Simulating the ES-SAGD Process With Solvent Mixture in Athabasca Reservoirs
- X. Deng (Alberta Research Council) | H. Huang (Alberta Research Council) | L. Zhao (Alberta Research Council) | D.H.-S. Law (Alberta Research Council) | T.N. Nasr (Alberta Research Council)
- Document ID
- Society of Petroleum Engineers
- Journal of Canadian Petroleum Technology
- Publication Date
- January 2010
- Document Type
- Journal Paper
- 38 - 46
- 2010. Society of Petroleum Engineers
- 5.3.9 Steam Assisted Gravity Drainage, 5.4.10 Microbial Methods, 5.8.3 Coal Seam Gas, 5.4 Enhanced Recovery, 5.5 Reservoir Simulation, 7.4.3 Market analysis /supply and demand forecasting/pricing, 4.3.4 Scale, 5.3.1 Flow in Porous Media, 5.8.5 Oil Sand, Oil Shale, Bitumen, 5.2.1 Phase Behavior and PVT Measurements, 4.1.2 Separation and Treating, 5.4.7 Chemical Flooding Methods (e.g., Polymer, Solvent, Nitrogen, Immiscible CO2, Surfactant, Vapex), 6.5.1 Air Emissions, 4.6 Natural Gas, 5.5.8 History Matching, 5.4.6 Thermal Methods, 6.5.2 Water use, produced water discharge and disposal, 3.3.6 Integrated Modeling
- ES-SAGD, steam-solvent combination
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The ES-SAGD process was developed to improve the energy and oil drainage efficiency of the SAGD process. The idea of the ES-SAGD process is to co-inject solvent with steam and the co-injected solvent mixes with the bitumen to further reduce the viscosity of the heated bitumen along the boundary of the steam chamber thus enhances the oil recovery. Practically, the co-injected solvent will be a solvent mixture (such as diluent /naphtha) because of its availability and reduced cost than a pure hydrocarbon. This paper reports the results of an ES-SAGD lab test conducted with steam and diluent co-injection using Athabasca bitumen. To simulate the ES-SAGD test, a pseudo-component scheme to represent the complex solvent mixture in the numerical model is derived, based on the diluent composition and measured PVT data. The behaviours and effects of the co-injected solvent in the ES-SAGD process are analyzed through detailed history matching of the ES-SAGD test. Numerical sensitivity analyses are also performed to investigate the effects of some key parameters in the numerical approach.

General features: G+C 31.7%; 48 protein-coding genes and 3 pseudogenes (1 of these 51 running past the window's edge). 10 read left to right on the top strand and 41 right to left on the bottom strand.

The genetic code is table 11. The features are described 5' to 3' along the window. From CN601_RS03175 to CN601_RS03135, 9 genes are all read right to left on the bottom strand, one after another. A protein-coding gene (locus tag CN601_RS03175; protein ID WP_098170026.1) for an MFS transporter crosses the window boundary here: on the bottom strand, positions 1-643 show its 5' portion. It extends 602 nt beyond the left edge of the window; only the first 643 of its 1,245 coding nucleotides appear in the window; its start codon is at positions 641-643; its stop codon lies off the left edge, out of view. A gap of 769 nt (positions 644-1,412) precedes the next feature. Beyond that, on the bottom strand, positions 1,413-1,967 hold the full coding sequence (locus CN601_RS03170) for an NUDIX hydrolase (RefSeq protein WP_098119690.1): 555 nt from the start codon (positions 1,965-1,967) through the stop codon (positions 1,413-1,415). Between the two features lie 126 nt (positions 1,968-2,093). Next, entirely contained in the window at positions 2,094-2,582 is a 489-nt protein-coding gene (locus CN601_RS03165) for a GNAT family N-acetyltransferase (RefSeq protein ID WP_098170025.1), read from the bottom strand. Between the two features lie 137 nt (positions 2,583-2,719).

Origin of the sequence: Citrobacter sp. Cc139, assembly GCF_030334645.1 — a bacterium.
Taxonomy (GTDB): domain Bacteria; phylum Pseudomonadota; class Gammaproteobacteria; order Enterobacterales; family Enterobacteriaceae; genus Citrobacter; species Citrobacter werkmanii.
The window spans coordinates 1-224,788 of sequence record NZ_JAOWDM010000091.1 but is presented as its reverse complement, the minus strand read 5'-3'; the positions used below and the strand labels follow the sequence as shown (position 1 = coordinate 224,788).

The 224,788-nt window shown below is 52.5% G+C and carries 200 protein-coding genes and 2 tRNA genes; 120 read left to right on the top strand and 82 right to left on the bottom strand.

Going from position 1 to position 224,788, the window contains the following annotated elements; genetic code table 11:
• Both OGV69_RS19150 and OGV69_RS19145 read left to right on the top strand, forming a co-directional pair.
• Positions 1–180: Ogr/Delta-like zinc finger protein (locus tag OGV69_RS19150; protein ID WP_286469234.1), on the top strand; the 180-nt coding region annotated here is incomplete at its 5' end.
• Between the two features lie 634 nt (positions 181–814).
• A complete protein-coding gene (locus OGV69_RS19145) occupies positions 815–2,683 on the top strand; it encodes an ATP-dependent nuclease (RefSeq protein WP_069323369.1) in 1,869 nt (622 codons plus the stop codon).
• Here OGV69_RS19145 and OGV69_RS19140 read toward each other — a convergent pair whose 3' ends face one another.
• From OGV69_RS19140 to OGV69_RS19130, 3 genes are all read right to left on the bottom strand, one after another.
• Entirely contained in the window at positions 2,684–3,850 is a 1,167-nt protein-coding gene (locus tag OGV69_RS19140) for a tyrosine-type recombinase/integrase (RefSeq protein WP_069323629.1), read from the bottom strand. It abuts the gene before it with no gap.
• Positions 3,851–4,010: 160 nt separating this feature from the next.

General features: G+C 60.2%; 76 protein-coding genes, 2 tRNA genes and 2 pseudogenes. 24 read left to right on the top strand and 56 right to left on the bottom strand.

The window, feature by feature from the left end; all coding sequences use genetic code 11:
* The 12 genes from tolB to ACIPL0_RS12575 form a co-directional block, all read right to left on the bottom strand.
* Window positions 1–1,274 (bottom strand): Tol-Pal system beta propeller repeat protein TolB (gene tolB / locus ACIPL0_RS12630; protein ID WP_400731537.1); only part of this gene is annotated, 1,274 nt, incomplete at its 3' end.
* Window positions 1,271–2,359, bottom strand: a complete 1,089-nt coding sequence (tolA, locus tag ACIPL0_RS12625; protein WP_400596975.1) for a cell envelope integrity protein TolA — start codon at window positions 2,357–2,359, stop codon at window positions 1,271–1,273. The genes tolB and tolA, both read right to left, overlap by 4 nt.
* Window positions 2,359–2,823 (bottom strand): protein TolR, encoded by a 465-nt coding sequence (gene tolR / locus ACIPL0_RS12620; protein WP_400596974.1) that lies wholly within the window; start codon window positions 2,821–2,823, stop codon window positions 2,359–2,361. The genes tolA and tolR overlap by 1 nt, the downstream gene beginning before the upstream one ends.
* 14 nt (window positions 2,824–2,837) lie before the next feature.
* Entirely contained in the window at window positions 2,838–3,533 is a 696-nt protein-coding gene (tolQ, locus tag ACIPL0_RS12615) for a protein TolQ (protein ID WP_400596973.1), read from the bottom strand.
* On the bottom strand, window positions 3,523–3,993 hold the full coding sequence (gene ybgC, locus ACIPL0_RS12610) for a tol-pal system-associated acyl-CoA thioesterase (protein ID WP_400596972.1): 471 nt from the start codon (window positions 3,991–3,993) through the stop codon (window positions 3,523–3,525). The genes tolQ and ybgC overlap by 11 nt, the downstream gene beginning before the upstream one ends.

The Steam Assisted Gravity Drainage (SAGD)(1) and the Vapour Extraction (VAPEX)(2), combined with the horizontal well technology, are being developed to recover the enormous heavy oil and bitumen resources in Western Canada. The SAGD process has been successfully field-tested and is in the early stage of commercial-scale application, while the VAPEX process is still at the piloting stage. Both processes have their advantages and disadvantages. The advantage of the SAGD process is its high oil production rate. However, the high production rate of the SAGD process is associated with intensive energy consumption and CO2 emissions from burning natural gas to generate steam, and costly post-production water treatment. The VAPEX process, on the other hand, has the advantage of lower energy consumption and water usage, and therefore less CO2 emission and water treatment cost. However, the major drawbacks of the VAPEX process are its relatively lower oil production rate and the additional cost of solvent.
|File Size||2 MB||Number of Pages||9|
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